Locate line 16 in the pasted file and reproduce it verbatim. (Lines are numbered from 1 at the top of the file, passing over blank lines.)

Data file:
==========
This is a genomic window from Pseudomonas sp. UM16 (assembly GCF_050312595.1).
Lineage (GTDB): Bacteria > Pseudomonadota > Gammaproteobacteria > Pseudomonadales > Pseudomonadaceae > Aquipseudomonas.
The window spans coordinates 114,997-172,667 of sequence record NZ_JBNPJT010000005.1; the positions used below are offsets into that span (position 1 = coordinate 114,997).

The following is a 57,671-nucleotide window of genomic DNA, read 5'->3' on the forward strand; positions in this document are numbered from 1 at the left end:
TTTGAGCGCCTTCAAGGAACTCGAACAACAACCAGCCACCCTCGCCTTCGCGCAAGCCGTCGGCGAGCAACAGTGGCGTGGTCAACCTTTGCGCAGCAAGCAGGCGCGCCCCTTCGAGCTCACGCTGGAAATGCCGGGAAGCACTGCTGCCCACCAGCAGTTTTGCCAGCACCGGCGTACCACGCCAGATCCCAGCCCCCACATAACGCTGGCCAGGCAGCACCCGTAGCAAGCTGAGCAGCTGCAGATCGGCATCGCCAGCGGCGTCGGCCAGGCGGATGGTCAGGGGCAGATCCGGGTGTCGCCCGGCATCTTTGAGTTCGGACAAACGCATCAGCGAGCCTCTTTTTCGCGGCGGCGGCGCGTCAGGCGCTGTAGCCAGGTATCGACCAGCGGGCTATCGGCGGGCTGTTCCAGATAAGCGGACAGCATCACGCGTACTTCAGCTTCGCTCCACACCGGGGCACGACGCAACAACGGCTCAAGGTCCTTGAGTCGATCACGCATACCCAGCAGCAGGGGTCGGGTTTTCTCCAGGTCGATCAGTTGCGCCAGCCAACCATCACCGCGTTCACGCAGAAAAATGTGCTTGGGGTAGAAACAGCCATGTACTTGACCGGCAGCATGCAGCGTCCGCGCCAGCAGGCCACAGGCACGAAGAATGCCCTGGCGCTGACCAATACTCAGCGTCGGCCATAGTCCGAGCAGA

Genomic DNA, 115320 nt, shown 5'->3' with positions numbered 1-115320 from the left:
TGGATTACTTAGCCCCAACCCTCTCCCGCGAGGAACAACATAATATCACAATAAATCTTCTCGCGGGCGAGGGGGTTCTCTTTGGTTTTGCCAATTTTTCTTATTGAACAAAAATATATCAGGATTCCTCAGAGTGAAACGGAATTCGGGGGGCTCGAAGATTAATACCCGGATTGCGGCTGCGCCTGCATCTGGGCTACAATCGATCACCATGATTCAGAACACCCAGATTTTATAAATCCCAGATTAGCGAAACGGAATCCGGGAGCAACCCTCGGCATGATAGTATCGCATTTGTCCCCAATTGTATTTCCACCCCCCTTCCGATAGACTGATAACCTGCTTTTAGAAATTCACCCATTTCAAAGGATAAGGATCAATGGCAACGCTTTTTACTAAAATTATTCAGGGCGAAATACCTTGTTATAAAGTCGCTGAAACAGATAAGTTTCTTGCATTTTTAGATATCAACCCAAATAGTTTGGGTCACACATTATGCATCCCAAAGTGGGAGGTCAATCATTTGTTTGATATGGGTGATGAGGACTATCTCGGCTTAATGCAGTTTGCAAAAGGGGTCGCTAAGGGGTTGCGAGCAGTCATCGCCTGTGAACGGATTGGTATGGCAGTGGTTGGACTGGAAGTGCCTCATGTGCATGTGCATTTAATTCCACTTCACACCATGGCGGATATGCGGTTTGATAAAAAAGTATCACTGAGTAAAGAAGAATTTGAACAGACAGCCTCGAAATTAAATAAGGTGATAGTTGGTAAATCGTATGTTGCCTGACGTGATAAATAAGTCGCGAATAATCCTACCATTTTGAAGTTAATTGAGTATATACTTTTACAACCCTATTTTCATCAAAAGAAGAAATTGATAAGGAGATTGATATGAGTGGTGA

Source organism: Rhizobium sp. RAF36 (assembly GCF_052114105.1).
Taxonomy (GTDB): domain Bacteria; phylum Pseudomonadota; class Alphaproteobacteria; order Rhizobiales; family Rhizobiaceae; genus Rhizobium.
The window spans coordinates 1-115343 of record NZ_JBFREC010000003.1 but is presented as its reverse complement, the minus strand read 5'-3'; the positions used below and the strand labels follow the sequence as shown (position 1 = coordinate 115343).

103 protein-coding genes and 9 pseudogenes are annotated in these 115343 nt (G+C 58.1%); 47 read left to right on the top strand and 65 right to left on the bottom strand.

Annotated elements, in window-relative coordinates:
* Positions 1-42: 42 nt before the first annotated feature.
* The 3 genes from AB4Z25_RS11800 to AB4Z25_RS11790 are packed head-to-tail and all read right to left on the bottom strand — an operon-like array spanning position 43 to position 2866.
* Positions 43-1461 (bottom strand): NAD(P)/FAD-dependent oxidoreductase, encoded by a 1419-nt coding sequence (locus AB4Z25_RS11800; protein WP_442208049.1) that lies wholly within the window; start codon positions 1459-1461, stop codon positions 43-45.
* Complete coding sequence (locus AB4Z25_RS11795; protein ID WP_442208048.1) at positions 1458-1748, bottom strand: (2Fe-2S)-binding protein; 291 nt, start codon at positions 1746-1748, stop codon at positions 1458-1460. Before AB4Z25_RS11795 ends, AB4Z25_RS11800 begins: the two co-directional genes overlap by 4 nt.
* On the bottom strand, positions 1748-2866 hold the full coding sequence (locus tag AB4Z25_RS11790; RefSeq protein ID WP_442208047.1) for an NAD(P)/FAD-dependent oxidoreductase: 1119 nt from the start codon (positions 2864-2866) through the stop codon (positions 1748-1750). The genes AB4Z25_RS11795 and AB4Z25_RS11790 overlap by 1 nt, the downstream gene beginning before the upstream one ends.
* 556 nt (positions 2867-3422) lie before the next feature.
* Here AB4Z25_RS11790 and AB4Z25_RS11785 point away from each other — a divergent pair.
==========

* Complete coding sequence (locus AB4Z25_RS11795; protein ID WP_442208048.1) at positions 1458-1748, bottom strand: (2Fe-2S)-binding protein; 291 nt, start codon at positions 1746-1748, stop codon at positions 1458-1460. Before AB4Z25_RS11795 ends, AB4Z25_RS11800 begins: the two co-directional genes overlap by 4 nt.